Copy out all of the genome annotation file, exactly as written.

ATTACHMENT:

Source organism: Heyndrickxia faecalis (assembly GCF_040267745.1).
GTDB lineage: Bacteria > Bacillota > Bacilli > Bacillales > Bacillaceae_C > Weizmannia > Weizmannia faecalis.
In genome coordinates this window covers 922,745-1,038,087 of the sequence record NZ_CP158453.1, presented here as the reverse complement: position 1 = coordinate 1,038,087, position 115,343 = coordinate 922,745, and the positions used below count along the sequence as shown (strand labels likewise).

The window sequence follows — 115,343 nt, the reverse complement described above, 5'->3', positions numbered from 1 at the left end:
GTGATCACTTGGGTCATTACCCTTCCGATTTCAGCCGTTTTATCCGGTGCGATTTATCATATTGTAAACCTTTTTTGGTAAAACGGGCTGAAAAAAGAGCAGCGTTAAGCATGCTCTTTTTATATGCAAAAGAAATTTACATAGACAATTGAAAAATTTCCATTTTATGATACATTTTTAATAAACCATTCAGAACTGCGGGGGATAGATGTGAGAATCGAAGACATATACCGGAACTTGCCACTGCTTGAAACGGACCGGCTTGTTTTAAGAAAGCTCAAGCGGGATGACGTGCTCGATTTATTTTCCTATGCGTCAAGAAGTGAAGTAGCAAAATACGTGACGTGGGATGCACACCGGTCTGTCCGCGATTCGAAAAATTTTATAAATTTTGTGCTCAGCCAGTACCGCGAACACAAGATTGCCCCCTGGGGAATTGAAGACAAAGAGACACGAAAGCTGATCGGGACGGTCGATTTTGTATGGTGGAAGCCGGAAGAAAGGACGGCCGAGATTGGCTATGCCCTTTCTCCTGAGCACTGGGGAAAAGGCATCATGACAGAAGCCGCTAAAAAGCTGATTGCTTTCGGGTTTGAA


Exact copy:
Source organism: Heyndrickxia faecalis (assembly GCF_040267745.1).
GTDB lineage: Bacteria > Bacillota > Bacilli > Bacillales > Bacillaceae_C > Weizmannia > Weizmannia faecalis.
In genome coordinates this window covers 922,745-1,038,087 of the sequence record NZ_CP158453.1, presented here as the reverse complement: position 1 = coordinate 1,038,087, position 115,343 = coordinate 922,745, and the positions used below count along the sequence as shown (strand labels likewise).

The window sequence follows — 115,343 nt, the reverse complement described above, 5'->3', positions numbered from 1 at the left end:
GTGATCACTTGGGTCATTACCCTTCCGATTTCAGCCGTTTTATCCGGTGCGATTTATCATATTGTAAACCTTTTTTGGTAAAACGGGCTGAAAAAAGAGCAGCGTTAAGCATGCTCTTTTTATATGCAAAAGAAATTTACATAGACAATTGAAAAATTTCCATTTTATGATACATTTTTAATAAACCATTCAGAACTGCGGGGGATAGATGTGAGAATCGAAGACATATACCGGAACTTGCCACTGCTTGAAACGGACCGGCTTGTTTTAAGAAAGCTCAAGCGGGATGACGTGCTCGATTTATTTTCCTATGCGTCAAGAAGTGAAGTAGCAAAATACGTGACGTGGGATGCACACCGGTCTGTCCGCGATTCGAAAAATTTTATAAATTTTGTGCTCAGCCAGTACCGCGAACACAAGATTGCCCCCTGGGGAATTGAAGACAAAGAGACACGAAAGCTGATCGGGACGGTCGATTTTGTATGGTGGAAGCCGGAAGAAAGGACGGCCGAGATTGGCTATGCCCTTTCTCCTGAGCACTGGGGAAAAGGCATCATGACAGAAGCCGCTAAAAAGCTGATTGCTTTCGGGTTTGAA